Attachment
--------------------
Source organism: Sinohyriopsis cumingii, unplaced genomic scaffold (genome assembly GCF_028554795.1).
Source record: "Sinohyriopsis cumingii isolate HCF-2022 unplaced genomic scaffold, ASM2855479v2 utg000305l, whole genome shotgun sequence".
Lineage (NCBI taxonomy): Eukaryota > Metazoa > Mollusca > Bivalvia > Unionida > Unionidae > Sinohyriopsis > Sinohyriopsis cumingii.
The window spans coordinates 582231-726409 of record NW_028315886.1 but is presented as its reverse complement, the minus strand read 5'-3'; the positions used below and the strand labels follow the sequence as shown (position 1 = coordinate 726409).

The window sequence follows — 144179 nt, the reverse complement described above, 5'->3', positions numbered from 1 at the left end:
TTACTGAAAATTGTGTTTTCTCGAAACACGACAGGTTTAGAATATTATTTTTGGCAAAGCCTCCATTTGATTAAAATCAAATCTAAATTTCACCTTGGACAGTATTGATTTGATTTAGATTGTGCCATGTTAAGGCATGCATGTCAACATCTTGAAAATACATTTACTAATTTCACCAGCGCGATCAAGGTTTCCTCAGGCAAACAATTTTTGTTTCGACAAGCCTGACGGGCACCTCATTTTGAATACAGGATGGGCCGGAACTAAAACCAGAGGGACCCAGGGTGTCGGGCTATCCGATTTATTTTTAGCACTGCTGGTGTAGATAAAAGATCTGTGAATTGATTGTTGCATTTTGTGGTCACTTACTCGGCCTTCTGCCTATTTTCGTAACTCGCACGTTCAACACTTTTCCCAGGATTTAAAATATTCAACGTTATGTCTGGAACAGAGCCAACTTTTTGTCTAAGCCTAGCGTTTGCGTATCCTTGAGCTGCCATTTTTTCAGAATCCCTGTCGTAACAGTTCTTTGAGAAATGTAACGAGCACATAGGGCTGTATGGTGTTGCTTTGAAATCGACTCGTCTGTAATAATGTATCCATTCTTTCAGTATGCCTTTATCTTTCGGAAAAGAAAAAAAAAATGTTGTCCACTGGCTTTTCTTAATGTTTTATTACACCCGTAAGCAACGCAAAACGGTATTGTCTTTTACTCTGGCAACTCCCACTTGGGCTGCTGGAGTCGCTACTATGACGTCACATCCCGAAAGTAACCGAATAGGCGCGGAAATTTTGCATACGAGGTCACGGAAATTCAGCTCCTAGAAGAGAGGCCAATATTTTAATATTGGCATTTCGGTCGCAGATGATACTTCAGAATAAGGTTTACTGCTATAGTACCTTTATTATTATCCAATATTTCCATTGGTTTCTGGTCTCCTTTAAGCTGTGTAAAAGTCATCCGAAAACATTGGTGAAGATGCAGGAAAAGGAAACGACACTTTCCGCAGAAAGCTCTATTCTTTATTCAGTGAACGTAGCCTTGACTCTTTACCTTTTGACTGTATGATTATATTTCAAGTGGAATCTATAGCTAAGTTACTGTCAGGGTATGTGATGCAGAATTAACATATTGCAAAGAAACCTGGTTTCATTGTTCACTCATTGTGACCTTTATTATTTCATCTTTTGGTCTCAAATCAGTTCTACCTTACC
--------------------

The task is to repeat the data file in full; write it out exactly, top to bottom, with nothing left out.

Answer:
Source organism: Sinohyriopsis cumingii, unplaced genomic scaffold (genome assembly GCF_028554795.1).
Source record: "Sinohyriopsis cumingii isolate HCF-2022 unplaced genomic scaffold, ASM2855479v2 utg000305l, whole genome shotgun sequence".
Lineage (NCBI taxonomy): Eukaryota > Metazoa > Mollusca > Bivalvia > Unionida > Unionidae > Sinohyriopsis > Sinohyriopsis cumingii.
The window spans coordinates 582231-726409 of record NW_028315886.1 but is presented as its reverse complement, the minus strand read 5'-3'; the positions used below and the strand labels follow the sequence as shown (position 1 = coordinate 726409).

The window sequence follows — 144179 nt, the reverse complement described above, 5'->3', positions numbered from 1 at the left end:
TTACTGAAAATTGTGTTTTCTCGAAACACGACAGGTTTAGAATATTATTTTTGGCAAAGCCTCCATTTGATTAAAATCAAATCTAAATTTCACCTTGGACAGTATTGATTTGATTTAGATTGTGCCATGTTAAGGCATGCATGTCAACATCTTGAAAATACATTTACTAATTTCACCAGCGCGATCAAGGTTTCCTCAGGCAAACAATTTTTGTTTCGACAAGCCTGACGGGCACCTCATTTTGAATACAGGATGGGCCGGAACTAAAACCAGAGGGACCCAGGGTGTCGGGCTATCCGATTTATTTTTAGCACTGCTGGTGTAGATAAAAGATCTGTGAATTGATTGTTGCATTTTGTGGTCACTTACTCGGCCTTCTGCCTATTTTCGTAACTCGCACGTTCAACACTTTTCCCAGGATTTAAAATATTCAACGTTATGTCTGGAACAGAGCCAACTTTTTGTCTAAGCCTAGCGTTTGCGTATCCTTGAGCTGCCATTTTTTCAGAATCCCTGTCGTAACAGTTCTTTGAGAAATGTAACGAGCACATAGGGCTGTATGGTGTTGCTTTGAAATCGACTCGTCTGTAATAATGTATCCATTCTTTCAGTATGCCTTTATCTTTCGGAAAAGAAAAAAAAAATGTTGTCCACTGGCTTTTCTTAATGTTTTATTACACCCGTAAGCAACGCAAAACGGTATTGTCTTTTACTCTGGCAACTCCCACTTGGGCTGCTGGAGTCGCTACTATGACGTCACATCCCGAAAGTAACCGAATAGGCGCGGAAATTTTGCATACGAGGTCACGGAAATTCAGCTCCTAGAAGAGAGGCCAATATTTTAATATTGGCATTTCGGTCGCAGATGATACTTCAGAATAAGGTTTACTGCTATAGTACCTTTATTATTATCCAATATTTCCATTGGTTTCTGGTCTCCTTTAAGCTGTGTAAAAGTCATCCGAAAACATTGGTGAAGATGCAGGAAAAGGAAACGACACTTTCCGCAGAAAGCTCTATTCTTTATTCAGTGAACGTAGCCTTGACTCTTTACCTTTTGACTGTATGATTATATTTCAAGTGGAATCTATAGCTAAGTTACTGTCAGGGTATGTGATGCAGAATTAACATATTGCAAAGAAACCTGGTTTCATTGTTCACTCATTGTGACCTTTATTATTTCATCTTTTGGTCTCAAATCAGTTCTACCTTACC